We can check if a word is in the dictionary by using the ‘Is Word correct?’ condition. So, let us make an edit box with a button which tells us what is the case.

Insert the button and edit box into the frame as you normally would. We wish to make to events: One which fires when the button is clicked and the word in the edit box has been spelled correctly, and the other when it is clicked but is not. For this, we will use the “Is Word Correct?” condition:

Add the condition “On Button Clicked” + “Is [Text of edit box] correct?” and provide some effect, like setting a string to “Is in dictionary”. Then have the same event but with the second condition negated and have it do something like set a string to “Is not in dictionary”. It should look something like this:

Run it and hopefully you will see that, for instance, “Hello” is in the dictionary but “Hellop” is not.

  1. For more advanced use you can load it in the background with the ‘Load Wordlist in Background‘ action and update a progress bar using ‘LoadingPercentage‘ expression, but for now we’ll just let it pause your program whilst it is loading. The frame cannot change before it has finished loading, though! Change the example so that it does it that way.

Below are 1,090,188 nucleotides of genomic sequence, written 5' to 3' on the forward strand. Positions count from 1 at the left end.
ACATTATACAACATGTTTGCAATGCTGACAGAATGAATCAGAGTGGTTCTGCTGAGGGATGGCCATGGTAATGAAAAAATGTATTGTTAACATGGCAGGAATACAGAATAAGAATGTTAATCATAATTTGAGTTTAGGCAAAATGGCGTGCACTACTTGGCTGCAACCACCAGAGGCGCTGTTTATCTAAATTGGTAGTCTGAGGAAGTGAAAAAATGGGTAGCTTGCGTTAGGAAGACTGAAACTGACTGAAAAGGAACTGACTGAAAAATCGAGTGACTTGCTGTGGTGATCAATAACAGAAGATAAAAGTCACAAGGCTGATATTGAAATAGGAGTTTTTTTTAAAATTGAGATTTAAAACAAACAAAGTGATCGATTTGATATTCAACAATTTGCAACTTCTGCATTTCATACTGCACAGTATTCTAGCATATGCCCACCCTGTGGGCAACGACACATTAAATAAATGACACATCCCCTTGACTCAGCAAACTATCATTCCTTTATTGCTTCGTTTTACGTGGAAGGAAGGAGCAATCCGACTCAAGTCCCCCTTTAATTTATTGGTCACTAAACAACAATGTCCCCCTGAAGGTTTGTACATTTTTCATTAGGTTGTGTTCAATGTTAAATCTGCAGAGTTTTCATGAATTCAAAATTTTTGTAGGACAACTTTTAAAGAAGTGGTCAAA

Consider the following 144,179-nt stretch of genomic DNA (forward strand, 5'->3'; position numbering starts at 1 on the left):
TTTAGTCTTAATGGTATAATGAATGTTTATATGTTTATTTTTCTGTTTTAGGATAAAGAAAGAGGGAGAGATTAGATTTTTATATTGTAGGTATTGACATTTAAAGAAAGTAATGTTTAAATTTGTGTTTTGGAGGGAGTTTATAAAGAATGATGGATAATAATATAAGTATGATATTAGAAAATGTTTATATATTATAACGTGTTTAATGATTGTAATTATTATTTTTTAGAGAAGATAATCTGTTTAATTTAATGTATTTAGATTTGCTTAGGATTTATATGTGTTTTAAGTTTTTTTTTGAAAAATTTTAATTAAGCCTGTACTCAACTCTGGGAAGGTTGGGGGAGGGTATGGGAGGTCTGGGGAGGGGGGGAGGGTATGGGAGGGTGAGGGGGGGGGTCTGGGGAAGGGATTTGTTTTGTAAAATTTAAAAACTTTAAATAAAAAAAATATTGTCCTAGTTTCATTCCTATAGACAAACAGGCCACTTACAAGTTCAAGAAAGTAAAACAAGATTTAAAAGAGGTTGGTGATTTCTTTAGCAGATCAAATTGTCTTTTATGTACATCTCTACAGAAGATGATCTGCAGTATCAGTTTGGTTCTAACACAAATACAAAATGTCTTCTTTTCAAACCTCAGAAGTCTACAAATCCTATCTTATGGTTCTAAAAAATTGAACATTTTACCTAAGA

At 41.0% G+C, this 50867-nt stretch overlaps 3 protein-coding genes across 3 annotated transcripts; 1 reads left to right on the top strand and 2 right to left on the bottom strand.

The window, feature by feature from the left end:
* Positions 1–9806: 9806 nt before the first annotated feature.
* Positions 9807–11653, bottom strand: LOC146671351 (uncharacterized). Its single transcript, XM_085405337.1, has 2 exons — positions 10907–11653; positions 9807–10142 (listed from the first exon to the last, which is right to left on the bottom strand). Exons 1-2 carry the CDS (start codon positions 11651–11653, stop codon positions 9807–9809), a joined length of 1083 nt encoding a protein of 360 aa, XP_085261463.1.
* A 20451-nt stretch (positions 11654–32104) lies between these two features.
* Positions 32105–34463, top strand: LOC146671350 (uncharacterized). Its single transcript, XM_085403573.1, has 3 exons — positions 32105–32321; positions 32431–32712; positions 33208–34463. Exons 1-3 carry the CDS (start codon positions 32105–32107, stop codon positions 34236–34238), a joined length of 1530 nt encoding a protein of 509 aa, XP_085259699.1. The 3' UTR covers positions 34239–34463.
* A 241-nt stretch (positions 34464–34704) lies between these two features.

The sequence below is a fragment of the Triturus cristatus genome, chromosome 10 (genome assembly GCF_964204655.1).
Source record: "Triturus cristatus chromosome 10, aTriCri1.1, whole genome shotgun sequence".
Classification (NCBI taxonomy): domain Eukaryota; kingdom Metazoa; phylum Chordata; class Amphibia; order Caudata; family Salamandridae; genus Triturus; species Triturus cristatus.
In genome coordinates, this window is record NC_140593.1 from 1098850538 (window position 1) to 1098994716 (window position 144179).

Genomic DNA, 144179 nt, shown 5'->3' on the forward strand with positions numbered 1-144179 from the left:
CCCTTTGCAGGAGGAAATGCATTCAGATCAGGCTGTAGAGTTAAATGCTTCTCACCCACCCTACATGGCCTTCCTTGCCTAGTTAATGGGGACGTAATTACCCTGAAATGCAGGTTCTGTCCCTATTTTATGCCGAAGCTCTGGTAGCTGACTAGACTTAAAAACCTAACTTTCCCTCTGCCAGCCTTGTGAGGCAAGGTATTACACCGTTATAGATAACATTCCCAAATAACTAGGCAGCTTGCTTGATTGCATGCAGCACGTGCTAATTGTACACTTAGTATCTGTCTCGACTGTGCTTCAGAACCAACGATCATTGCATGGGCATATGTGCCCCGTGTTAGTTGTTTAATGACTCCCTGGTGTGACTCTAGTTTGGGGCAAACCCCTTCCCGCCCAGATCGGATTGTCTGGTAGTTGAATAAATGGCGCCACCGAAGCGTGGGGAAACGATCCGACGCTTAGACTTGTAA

2. All Spellcheck objects share the same dictionary, so if you load it on the first frame and use it again on the second, you don’t need to reload it. Test this by loading the dictionary and checking the words in different frames.

Stage 3: Getting suggestions

Now this is not very exciting. However, we can get suggestions using the object. To do this, you get the incorrectly spelt word and pass it to “List Suggestions” action. This doesn’t directly do anything, but it does cause the ‘On Correction Suggestion‘ event to get triggered once per suggestions.

So add a list box, and when an incorrect word is found you should clear the list box it and then call ‘List suggestions’, adding the suggestion to the list each time. Use the ‘Suggestions -> Get Suggestions’ (Suggestion$) expression to get the name of the current suggestion.

Download this as an example here

Tweak the settings on the first page of dialog box to change how the results are returned.

The Next Step

The next step is to spell-check sentences. This is explained in Part II.